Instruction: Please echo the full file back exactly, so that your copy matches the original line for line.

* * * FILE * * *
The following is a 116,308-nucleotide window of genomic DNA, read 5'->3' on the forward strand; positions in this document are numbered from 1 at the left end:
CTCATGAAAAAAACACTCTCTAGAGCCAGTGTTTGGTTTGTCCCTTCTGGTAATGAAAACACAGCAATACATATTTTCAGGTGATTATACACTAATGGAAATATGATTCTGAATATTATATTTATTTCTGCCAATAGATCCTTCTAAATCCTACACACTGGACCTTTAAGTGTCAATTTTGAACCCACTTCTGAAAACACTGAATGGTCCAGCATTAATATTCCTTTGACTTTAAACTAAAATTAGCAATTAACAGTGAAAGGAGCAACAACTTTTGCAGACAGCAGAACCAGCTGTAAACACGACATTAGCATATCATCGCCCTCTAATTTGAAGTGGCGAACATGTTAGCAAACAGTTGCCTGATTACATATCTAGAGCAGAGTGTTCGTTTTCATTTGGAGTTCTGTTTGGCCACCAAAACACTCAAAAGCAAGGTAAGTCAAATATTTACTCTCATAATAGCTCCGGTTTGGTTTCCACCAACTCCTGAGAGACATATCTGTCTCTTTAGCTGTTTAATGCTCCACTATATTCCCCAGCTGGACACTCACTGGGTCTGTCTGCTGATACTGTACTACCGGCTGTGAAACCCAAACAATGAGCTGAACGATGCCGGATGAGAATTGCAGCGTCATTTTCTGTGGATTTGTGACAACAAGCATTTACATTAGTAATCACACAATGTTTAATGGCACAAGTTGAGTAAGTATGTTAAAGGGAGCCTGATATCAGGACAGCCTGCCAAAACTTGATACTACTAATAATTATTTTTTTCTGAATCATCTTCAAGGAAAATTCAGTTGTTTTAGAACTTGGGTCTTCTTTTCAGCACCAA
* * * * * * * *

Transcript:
The following is a 116,308-nucleotide window of genomic DNA, read 5'->3' on the forward strand; positions in this document are numbered from 1 at the left end:
CTCATGAAAAAAACACTCTCTAGAGCCAGTGTTTGGTTTGTCCCTTCTGGTAATGAAAACACAGCAATACATATTTTCAGGTGATTATACACTAATGGAAATATGATTCTGAATATTATATTTATTTCTGCCAATAGATCCTTCTAAATCCTACACACTGGACCTTTAAGTGTCAATTTTGAACCCACTTCTGAAAACACTGAATGGTCCAGCATTAATATTCCTTTGACTTTAAACTAAAATTAGCAATTAACAGTGAAAGGAGCAACAACTTTTGCAGACAGCAGAACCAGCTGTAAACACGACATTAGCATATCATCGCCCTCTAATTTGAAGTGGCGAACATGTTAGCAAACAGTTGCCTGATTACATATCTAGAGCAGAGTGTTCGTTTTCATTTGGAGTTCTGTTTGGCCACCAAAACACTCAAAAGCAAGGTAAGTCAAATATTTACTCTCATAATAGCTCCGGTTTGGTTTCCACCAACTCCTGAGAGACATATCTGTCTCTTTAGCTGTTTAATGCTCCACTATATTCCCCAGCTGGACACTCACTGGGTCTGTCTGCTGATACTGTACTACCGGCTGTGAAACCCAAACAATGAGCTGAACGATGCCGGATGAGAATTGCAGCGTCATTTTCTGTGGATTTGTGACAACAAGCATTTACATTAGTAATCACACAATGTTTAATGGCACAAGTTGAGTAAGTATGTTAAAGGGAGCCTGATATCAGGACAGCCTGCCAAAACTTGATACTACTAATAATTATTTTTTTCTGAATCATCTTCAAGGAAAATTCAGTTGTTTTAGAACTTGGGTCTTCTTTTCAGCACCAA